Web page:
Oregon Officially Kills Its Insurance Exchange

Oregon Gov Kate Brown signed a bill shutting down the troubled, and expensive, state health insurance exchange, Cover Oregon.

As the Supreme Court debates whether consumers in states on the federally facilitated marketplace will be able to maintain access to federal subsidies, Oregon has officially shut down its state-run health insurance exchanges, Cover Oregon.

The troubled exchange wasn’t even used during the recent open enrollment period. Instead, Oregonians signed up for healthcare coverage through HealthCare.gov. The state’s exchange has spent more than $300 million to launch a working website, but Oregon legislators have viewed it as a very expensive mistake.

While Oregon used HealthCare.gov during the second open enrollment period, Cover Oregon did continue to perform some functions, which will now be folded into other agencies. Oregon’s legislature voted in February to close the exchange and sent the bill to newly instated Gov Kate Brown.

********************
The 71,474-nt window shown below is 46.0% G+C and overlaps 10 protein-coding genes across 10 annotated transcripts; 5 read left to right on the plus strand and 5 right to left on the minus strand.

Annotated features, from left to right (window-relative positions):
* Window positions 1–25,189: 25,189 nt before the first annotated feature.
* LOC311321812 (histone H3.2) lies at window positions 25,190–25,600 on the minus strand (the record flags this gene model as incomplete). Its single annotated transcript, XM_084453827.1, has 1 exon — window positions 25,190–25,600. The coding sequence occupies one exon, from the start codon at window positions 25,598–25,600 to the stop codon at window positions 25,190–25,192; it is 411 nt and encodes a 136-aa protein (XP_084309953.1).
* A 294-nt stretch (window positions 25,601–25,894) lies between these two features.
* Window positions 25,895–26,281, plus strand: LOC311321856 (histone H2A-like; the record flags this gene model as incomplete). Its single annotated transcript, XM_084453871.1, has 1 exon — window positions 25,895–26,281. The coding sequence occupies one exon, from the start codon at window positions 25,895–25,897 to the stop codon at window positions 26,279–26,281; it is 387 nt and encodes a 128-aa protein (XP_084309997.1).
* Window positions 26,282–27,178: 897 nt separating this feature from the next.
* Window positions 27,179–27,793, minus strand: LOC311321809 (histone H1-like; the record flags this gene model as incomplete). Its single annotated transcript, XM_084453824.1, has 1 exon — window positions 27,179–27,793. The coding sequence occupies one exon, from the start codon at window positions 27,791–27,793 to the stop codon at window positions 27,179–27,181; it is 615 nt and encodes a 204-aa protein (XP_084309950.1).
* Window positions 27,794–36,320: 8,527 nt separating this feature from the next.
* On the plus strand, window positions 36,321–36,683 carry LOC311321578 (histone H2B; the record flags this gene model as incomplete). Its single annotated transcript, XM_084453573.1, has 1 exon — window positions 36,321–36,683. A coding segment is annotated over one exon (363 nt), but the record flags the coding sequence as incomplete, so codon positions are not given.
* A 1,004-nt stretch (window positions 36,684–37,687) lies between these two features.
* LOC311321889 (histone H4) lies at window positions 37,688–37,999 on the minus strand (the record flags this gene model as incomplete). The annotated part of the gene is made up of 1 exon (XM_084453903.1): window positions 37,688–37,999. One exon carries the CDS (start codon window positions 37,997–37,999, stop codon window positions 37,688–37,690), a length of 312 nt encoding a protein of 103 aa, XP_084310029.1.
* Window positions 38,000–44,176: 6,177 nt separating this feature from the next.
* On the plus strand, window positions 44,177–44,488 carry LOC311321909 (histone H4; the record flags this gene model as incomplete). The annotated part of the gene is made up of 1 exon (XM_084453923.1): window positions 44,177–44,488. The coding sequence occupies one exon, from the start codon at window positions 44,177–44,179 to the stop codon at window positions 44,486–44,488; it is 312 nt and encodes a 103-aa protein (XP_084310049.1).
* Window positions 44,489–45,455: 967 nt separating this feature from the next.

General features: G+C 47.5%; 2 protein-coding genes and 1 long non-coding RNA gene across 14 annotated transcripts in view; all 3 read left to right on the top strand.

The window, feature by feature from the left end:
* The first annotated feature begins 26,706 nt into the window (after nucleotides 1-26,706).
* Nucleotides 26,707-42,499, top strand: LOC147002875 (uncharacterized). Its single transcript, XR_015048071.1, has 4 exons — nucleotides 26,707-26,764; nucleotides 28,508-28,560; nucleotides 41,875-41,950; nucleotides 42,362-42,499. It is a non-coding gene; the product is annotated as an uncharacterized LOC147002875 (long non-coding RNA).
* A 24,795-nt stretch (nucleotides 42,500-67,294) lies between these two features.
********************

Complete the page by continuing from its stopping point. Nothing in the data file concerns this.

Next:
And while Cover Oregon has already cost more than $300 million, the expenses will continue to pile up, according to the Associated Press. The state has accused Oracle America Inc, which was hired to build the exchange website, of fraud, false claims, breach of contract, and civil racketeering. However, Oracle says Oregon still owes the company $23 million for building the exchange.

Plus, it will cost $30 million to pay for adapting Kentucky’s Medicaid system—although the federal government promised to pay 90% of the cost leaving $3 million for Oregon.

The Oregonian has reported that if the Supreme Court does side with the plaintiffs when it announces its decision—expected to come in June—that Oregonians who benefited from the law may not be impacted right away.

Despite the fact that residents used HealthCare.gov in the last open enrollment, the fact that the state set up the legal structure and bureaucracy for a state-run exchange makes eligible for tax credits.

“So, despite that Cover Oregon's troubled technology never quite got off the ground, the state's premium tax credits doled out in 2014 are safe,” wrote Nick Budnick. “The 2015 picture is slightly more complicated. But the gist may well be the same.”